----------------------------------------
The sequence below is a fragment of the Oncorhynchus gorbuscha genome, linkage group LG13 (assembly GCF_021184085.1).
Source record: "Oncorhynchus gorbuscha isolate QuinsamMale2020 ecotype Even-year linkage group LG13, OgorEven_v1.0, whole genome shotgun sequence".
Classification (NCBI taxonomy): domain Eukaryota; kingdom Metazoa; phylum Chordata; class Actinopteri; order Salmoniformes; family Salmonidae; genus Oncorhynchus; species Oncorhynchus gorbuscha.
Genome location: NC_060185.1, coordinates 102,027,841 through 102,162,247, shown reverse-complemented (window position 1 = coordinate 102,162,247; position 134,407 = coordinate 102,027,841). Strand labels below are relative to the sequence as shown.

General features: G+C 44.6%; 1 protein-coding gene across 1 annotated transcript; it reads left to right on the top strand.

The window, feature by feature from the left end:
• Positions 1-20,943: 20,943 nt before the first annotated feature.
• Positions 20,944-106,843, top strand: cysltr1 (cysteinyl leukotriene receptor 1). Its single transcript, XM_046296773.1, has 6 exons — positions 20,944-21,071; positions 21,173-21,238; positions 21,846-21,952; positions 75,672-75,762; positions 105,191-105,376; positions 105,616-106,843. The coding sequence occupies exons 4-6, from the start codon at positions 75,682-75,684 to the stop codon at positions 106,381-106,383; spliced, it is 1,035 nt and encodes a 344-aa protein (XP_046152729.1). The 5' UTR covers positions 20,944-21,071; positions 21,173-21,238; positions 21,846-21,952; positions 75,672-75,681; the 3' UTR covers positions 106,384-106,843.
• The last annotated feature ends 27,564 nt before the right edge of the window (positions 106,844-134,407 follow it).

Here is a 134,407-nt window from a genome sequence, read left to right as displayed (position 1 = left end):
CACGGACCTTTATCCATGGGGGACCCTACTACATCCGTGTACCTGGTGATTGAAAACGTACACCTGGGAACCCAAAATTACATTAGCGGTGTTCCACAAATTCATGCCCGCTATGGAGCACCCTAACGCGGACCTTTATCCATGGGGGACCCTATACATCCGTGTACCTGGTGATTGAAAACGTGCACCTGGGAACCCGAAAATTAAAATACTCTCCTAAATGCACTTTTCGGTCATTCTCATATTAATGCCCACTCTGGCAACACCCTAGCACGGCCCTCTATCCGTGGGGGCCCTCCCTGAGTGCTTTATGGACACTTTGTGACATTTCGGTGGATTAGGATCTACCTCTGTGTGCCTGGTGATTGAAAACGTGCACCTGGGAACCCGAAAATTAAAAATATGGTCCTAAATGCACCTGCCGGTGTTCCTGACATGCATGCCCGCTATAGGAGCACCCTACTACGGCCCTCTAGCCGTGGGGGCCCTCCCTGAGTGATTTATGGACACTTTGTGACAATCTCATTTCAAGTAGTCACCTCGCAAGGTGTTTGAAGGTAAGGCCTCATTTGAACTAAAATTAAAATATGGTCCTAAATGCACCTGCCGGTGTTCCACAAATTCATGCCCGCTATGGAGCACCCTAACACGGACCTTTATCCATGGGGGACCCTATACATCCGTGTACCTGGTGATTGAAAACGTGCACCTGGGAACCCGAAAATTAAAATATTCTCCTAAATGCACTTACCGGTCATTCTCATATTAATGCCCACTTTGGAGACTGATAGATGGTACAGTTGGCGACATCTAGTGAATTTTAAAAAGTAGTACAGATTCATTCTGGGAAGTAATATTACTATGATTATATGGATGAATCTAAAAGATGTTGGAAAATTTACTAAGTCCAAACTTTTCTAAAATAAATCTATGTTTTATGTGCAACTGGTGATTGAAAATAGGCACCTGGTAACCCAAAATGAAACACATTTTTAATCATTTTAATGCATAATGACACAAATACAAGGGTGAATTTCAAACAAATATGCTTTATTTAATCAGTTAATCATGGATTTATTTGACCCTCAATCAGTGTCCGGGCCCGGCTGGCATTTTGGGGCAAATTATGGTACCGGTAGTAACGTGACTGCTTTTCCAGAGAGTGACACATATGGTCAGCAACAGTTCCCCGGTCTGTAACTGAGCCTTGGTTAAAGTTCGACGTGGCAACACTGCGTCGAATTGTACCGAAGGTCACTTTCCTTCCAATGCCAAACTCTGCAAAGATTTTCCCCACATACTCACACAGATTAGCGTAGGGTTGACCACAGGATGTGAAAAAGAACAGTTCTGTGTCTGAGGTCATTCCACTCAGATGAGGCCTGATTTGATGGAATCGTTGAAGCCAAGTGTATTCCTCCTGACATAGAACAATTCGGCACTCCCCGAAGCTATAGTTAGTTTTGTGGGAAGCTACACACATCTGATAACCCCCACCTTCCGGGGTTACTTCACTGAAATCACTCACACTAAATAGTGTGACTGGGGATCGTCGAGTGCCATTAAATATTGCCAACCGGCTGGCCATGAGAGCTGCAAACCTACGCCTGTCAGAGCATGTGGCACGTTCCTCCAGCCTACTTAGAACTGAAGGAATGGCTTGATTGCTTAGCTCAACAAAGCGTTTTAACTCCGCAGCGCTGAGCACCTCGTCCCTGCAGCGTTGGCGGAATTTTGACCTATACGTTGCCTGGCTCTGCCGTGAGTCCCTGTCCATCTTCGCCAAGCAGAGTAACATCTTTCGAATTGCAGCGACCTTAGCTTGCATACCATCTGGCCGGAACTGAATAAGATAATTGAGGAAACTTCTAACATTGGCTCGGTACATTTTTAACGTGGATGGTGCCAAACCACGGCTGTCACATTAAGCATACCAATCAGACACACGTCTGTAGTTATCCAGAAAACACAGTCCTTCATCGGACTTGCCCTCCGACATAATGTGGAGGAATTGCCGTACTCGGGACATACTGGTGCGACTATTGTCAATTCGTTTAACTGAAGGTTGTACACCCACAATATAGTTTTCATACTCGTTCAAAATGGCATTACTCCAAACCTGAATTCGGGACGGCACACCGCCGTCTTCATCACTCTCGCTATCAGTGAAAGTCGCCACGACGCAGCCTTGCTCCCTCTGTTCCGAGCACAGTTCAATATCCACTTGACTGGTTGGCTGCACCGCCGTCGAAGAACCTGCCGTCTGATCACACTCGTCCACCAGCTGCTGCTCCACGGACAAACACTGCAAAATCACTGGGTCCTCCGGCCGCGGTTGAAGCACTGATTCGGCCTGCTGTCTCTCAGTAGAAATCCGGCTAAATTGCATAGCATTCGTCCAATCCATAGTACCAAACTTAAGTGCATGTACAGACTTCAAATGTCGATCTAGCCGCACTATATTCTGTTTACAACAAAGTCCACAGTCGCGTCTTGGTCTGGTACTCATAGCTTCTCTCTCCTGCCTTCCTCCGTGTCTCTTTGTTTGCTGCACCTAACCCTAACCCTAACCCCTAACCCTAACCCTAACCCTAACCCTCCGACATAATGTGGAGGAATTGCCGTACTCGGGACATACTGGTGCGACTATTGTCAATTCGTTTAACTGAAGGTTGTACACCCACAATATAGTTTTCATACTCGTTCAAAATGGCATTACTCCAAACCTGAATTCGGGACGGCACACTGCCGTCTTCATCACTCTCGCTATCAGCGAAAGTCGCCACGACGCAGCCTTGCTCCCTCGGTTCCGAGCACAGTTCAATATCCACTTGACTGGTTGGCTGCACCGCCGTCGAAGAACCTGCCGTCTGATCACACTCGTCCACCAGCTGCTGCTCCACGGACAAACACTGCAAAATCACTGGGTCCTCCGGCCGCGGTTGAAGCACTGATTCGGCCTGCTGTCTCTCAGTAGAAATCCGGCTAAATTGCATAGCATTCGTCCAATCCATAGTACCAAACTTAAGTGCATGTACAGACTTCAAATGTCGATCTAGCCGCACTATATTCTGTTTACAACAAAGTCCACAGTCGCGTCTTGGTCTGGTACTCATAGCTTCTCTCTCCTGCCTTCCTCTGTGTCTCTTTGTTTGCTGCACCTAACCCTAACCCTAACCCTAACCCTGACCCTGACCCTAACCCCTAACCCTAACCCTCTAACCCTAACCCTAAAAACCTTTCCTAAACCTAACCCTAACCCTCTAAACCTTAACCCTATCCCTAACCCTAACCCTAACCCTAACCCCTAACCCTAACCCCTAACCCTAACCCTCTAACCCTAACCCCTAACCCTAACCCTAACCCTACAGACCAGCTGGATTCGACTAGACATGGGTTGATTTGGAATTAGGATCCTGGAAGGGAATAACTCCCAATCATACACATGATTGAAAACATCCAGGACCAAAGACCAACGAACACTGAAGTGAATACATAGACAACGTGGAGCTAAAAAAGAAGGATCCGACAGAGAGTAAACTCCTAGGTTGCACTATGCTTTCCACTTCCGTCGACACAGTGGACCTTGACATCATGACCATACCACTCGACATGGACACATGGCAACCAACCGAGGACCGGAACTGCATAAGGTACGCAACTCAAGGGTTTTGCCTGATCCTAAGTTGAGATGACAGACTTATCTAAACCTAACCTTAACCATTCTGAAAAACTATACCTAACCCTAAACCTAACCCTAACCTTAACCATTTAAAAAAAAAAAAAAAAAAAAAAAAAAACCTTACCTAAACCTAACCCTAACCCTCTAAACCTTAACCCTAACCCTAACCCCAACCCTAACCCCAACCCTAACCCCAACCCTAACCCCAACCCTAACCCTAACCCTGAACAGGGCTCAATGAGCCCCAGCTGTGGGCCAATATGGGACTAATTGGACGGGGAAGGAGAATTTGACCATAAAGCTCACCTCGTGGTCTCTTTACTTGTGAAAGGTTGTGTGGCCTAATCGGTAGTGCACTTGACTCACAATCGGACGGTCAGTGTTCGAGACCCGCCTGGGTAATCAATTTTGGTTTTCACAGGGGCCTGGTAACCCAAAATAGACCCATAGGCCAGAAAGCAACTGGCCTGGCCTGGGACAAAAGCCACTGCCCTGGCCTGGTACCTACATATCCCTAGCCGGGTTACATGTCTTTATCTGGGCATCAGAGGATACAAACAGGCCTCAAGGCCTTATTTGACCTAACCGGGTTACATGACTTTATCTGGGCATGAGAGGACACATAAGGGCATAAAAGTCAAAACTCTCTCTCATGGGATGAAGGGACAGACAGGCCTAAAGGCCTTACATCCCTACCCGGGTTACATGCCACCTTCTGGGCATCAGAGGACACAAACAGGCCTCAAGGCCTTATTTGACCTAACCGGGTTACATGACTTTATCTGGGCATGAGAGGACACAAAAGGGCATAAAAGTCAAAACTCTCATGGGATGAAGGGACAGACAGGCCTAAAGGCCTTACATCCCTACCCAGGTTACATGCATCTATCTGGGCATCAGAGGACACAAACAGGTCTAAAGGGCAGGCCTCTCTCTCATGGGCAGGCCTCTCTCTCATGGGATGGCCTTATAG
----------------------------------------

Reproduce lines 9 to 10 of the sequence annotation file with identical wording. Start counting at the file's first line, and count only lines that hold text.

• The last annotated feature ends 27,564 nt before the right edge of the window (positions 106,844-134,407 follow it).

Here is a 134,407-nt window from a genome sequence, read left to right as displayed (position 1 = left end):